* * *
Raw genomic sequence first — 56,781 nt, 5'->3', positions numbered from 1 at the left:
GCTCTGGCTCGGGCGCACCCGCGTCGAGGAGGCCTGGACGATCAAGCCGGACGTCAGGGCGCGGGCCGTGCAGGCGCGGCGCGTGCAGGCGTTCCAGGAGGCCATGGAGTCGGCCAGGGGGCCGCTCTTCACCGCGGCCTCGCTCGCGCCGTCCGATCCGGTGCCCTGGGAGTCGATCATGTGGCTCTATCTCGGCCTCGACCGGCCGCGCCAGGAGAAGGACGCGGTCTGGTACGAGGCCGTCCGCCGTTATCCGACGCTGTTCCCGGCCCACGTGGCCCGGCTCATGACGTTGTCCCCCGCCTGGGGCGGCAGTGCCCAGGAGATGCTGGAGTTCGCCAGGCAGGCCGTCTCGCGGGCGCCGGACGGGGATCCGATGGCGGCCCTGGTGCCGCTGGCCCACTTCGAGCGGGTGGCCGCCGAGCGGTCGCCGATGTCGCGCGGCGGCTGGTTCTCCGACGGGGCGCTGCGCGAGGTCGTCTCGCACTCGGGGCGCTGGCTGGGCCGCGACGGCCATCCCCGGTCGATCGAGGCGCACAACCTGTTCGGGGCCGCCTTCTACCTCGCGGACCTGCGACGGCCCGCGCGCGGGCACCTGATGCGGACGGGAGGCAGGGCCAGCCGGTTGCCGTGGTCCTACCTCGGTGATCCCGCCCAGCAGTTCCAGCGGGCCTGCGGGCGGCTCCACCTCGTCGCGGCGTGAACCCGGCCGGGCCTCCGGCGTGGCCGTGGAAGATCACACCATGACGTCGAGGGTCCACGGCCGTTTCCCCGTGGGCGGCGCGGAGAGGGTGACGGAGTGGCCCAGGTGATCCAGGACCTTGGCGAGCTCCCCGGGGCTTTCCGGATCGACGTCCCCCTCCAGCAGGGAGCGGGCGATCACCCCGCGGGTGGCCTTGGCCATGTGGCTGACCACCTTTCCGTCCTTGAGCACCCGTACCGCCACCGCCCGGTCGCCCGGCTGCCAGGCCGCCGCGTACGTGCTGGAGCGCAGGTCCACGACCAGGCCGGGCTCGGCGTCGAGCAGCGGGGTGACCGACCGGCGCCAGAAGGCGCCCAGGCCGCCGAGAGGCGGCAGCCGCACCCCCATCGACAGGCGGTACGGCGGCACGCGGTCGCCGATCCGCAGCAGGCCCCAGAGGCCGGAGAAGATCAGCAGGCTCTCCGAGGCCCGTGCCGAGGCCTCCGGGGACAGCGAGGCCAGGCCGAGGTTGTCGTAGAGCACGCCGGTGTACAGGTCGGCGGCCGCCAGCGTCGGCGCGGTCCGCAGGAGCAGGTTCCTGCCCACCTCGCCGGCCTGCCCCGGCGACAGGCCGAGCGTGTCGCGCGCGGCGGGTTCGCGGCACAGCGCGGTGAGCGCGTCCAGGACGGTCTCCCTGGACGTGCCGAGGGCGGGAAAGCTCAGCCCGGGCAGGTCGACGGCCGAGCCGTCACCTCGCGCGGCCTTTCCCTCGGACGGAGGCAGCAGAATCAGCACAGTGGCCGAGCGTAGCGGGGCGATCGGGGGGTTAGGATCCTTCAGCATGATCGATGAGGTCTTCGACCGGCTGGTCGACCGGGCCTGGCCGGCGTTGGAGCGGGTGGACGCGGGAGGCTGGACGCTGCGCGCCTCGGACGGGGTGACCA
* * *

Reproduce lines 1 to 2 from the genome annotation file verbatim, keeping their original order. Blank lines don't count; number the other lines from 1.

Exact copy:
Raw genomic sequence first — 56,781 nt, 5'->3', positions numbered from 1 at the left:
GCTCTGGCTCGGGCGCACCCGCGTCGAGGAGGCCTGGACGATCAAGCCGGACGTCAGGGCGCGGGCCGTGCAGGCGCGGCGCGTGCAGGCGTTCCAGGAGGCCATGGAGTCGGCCAGGGGGCCGCTCTTCACCGCGGCCTCGCTCGCGCCGTCCGATCCGGTGCCCTGGGAGTCGATCATGTGGCTCTATCTCGGCCTCGACCGGCCGCGCCAGGAGAAGGACGCGGTCTGGTACGAGGCCGTCCGCCGTTATCCGACGCTGTTCCCGGCCCACGTGGCCCGGCTCATGACGTTGTCCCCCGCCTGGGGCGGCAGTGCCCAGGAGATGCTGGAGTTCGCCAGGCAGGCCGTCTCGCGGGCGCCGGACGGGGATCCGATGGCGGCCCTGGTGCCGCTGGCCCACTTCGAGCGGGTGGCCGCCGAGCGGTCGCCGATGTCGCGCGGCGGCTGGTTCTCCGACGGGGCGCTGCGCGAGGTCGTCTCGCACTCGGGGCGCTGGCTGGGCCGCGACGGCCATCCCCGGTCGATCGAGGCGCACAACCTGTTCGGGGCCGCCTTCTACCTCGCGGACCTGCGACGGCCCGCGCGCGGGCACCTGATGCGGACGGGAGGCAGGGCCAGCCGGTTGCCGTGGTCCTACCTCGGTGATCCCGCCCAGCAGTTCCAGCGGGCCTGCGGGCGGCTCCACCTCGTCGCGGCGTGAACCCGGCCGGGCCTCCGGCGTGGCCGTGGAAGATCACACCATGACGTCGAGGGTCCACGGCCGTTTCCCCGTGGGCGGCGCGGAGAGGGTGACGGAGTGGCCCAGGTGATCCAGGACCTTGGCGAGCTCCCCGGGGCTTTCCGGATCGACGTCCCCCTCCAGCAGGGAGCGGGCGATCACCCCGCGGGTGGCCTTGGCCATGTGGCTGACCACCTTTCCGTCCTTGAGCACCCGTACCGCCACCGCCCGGTCGCCCGGCTGCCAGGCCGCCGCGTACGTGCTGGAGCGCAGGTCCACGACCAGGCCGGGCTCGGCGTCGAGCAGCGGGGTGACCGACCGGCGCCAGAAGGCGCCCAGGCCGCCGAGAGGCGGCAGCCGCACCCCCATCGACAGGCGGTACGGCGGCACGCGGTCGCCGATCCGCAGCAGGCCCCAGAGGCCGGAGAAGATCAGCAGGCTCTCCGAGGCCCGTGCCGAGGCCTCCGGGGACAGCGAGGCCAGGCCGAGGTTGTCGTAGAGCACGCCGGTGTACAGGTCGGCGGCCGCCAGCGTCGGCGCGGTCCGCAGGAGCAGGTTCCTGCCCACCTCGCCGGCCTGCCCCGGCGACAGGCCGAGCGTGTCGCGCGCGGCGGGTTCGCGGCACAGCGCGGTGAGCGCGTCCAGGACGGTCTCCCTGGACGTGCCGAGGGCGGGAAAGCTCAGCCCGGGCAGGTCGACGGCCGAGCCGTCACCTCGCGCGGCCTTTCCCTCGGACGGAGGCAGCAGAATCAGCACAGTGGCCGAGCGTAGCGGGGCGATCGGGGGGTTAGGATCCTTCAGCATGATCGATGAGGTCTTCGACCGGCTGGTCGACCGGGCCTGGCCGGCGTTGGAGCGGGTGGACGCGGGAGGCTGGACGCTGCGCGCCTCGGACGGGGTGACCA